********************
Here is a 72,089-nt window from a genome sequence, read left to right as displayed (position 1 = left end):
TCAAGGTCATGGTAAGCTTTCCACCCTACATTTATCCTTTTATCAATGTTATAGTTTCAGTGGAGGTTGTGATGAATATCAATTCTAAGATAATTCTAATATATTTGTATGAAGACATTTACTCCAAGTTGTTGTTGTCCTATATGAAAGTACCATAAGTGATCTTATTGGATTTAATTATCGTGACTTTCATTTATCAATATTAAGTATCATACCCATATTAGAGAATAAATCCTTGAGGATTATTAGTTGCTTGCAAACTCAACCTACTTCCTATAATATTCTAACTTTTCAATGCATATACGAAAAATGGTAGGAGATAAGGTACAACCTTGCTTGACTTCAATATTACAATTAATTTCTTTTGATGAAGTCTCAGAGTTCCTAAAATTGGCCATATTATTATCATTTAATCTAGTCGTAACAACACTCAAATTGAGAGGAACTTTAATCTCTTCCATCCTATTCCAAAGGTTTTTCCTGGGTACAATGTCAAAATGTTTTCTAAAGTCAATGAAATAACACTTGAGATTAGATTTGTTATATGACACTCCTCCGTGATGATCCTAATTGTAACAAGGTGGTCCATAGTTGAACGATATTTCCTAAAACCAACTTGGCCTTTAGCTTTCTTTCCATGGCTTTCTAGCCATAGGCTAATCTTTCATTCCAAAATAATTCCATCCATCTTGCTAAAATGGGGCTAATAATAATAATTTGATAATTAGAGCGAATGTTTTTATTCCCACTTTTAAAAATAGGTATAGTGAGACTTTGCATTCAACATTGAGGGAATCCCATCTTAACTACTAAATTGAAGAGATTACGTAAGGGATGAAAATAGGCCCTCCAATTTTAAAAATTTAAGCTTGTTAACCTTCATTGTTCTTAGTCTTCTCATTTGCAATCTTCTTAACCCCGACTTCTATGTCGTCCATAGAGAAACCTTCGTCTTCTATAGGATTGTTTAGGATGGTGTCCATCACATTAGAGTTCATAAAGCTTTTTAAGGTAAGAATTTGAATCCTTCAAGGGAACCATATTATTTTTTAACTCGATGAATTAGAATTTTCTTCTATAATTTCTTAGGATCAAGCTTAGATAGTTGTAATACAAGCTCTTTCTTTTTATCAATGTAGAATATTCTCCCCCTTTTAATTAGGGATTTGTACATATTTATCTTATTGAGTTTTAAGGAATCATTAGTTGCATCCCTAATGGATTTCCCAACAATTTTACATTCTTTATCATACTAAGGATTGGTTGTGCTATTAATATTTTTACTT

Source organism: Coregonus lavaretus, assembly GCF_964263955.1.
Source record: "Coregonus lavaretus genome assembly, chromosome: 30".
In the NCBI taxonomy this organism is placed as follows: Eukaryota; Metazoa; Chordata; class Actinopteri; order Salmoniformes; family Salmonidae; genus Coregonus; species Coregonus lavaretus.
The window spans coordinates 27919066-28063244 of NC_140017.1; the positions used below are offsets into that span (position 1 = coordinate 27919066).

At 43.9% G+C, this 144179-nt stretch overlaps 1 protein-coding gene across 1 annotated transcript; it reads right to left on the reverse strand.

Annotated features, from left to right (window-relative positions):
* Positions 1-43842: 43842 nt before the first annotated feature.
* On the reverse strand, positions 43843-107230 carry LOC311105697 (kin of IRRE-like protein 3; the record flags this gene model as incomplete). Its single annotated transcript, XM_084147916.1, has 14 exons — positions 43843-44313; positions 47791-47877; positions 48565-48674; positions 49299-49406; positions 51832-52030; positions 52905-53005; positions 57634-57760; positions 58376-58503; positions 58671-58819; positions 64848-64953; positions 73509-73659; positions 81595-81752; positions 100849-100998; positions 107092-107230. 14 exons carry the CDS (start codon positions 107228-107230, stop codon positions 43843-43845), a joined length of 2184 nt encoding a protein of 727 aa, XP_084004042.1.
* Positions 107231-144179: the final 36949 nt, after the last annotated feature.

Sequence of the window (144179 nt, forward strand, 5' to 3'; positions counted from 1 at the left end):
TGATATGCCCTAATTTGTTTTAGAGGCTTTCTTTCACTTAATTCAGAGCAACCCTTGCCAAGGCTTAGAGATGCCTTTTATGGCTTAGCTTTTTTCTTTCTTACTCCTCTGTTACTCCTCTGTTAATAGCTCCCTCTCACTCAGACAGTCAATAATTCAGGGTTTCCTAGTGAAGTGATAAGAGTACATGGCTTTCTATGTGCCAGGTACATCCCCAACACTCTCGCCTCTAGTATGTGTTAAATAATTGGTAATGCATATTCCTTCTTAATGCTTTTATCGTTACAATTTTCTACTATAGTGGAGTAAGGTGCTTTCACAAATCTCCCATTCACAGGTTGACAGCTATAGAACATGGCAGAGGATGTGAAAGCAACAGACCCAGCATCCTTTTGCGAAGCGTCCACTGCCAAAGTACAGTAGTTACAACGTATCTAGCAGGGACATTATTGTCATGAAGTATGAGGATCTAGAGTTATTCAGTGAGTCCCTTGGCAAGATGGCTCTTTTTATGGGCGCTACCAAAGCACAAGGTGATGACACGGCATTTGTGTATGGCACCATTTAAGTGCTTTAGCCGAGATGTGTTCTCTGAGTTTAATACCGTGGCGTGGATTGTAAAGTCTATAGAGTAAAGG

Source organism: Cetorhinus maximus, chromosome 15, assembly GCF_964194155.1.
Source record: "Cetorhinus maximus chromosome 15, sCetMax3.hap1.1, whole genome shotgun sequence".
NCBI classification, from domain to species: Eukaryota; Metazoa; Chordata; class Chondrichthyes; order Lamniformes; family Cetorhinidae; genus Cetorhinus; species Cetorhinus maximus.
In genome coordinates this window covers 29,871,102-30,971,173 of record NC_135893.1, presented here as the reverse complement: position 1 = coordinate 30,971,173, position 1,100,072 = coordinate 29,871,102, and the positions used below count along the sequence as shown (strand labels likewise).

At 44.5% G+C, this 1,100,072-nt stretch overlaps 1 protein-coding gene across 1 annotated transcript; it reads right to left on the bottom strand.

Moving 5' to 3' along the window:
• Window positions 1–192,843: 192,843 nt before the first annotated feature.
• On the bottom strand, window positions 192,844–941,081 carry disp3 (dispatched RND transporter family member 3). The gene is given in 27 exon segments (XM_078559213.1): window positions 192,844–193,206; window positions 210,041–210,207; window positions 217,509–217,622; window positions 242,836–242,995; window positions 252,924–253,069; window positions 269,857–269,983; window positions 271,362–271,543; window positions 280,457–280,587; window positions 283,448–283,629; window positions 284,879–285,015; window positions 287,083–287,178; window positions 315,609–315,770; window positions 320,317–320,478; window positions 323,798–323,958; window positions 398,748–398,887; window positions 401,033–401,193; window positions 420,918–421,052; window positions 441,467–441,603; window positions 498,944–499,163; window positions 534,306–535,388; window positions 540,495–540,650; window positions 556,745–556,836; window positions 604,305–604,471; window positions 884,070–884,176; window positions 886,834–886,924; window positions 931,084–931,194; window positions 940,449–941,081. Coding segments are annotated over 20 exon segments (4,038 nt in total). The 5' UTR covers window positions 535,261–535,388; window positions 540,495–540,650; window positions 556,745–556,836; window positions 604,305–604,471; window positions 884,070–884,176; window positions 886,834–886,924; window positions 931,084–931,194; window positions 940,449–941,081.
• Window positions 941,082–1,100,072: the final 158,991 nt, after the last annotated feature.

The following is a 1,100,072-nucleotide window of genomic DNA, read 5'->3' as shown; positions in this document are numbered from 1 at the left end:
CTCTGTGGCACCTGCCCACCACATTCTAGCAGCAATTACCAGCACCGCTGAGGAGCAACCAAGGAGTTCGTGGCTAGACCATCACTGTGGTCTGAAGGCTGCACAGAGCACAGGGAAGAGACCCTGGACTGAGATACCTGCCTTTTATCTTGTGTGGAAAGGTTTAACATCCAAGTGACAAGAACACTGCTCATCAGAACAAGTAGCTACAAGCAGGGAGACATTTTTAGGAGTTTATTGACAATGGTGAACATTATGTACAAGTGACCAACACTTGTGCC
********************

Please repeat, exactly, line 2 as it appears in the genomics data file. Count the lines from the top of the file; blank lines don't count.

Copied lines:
TCAAGGTCATGGTAAGCTTTCCACCCTACATTTATCCTTTTATCAATGTTATAGTTTCAGTGGAGGTTGTGATGAATATCAATTCTAAGATAATTCTAATATATTTGTATGAAGACATTTACTCCAAGTTGTTGTTGTCCTATATGAAAGTACCATAAGTGATCTTATTGGATTTAATTATCGTGACTTTCATTTATCAATATTAAGTATCATACCCATATTAGAGAATAAATCCTTGAGGATTATTAGTTGCTTGCAAACTCAACCTACTTCCTATAATATTCTAACTTTTCAATGCATATACGAAAAATGGTAGGAGATAAGGTACAACCTTGCTTGACTTCAATATTACAATTAATTTCTTTTGATGAAGTCTCAGAGTTCCTAAAATTGGCCATATTATTATCATTTAATCTAGTCGTAACAACACTCAAATTGAGAGGAACTTTAATCTCTTCCATCCTATTCCAAAGGTTTTTCCTGGGTACAATGTCAAAATGTTTTCTAAAGTCAATGAAATAACACTTGAGATTAGATTTGTTATATGACACTCCTCCGTGATGATCCTAATTGTAACAAGGTGGTCCATAGTTGAACGATATTTCCTAAAACCAACTTGGCCTTTAGCTTTCTTTCCATGGCTTTCTAGCCATAGGCTAATCTTTCATTCCAAAATAATTCCATCCATCTTGCTAAAATGGGGCTAATAATAATAATTTGATAATTAGAGCGAATGTTTTTATTCCCACTTTTAAAAATAGGTATAGTGAGACTTTGCATTCAACATTGAGGGAATCCCATCTTAACTACTAAATTGAAGAGATTACGTAAGGGATGAAAATAGGCCCTCCAATTTTAAAAATTTAAGCTTGTTAACCTTCATTGTTCTTAGTCTTCTCATTTGCAATCTTCTTAACCCCGACTTCTATGTCGTCCATAGAGAAACCTTCGTCTTCTATAGGATTGTTTAGGATGGTGTCCATCACATTAGAGTTCATAAAGCTTTTTAAGGTAAGAATTTGAATCCTTCAAGGGAACCATATTATTTTTTAACTCGATGAATTAGAATTTTCTTCTATAATTTCTTAGGATCAAGCTTAGATAGTTGTAATACAAGCTCTTTCTTTTTATCAATGTAGAATATTCTCCCCCTTTTAATTAGGGATTTGTACATATTTATCTTATTGAGTTTTAAGGAATCATTAGTTGCATCCCTAATGGATTTCCCAACAATTTTACATTCTTTATCATACTAAGGATTGGTTGTGCTATTAATATTTTTACTT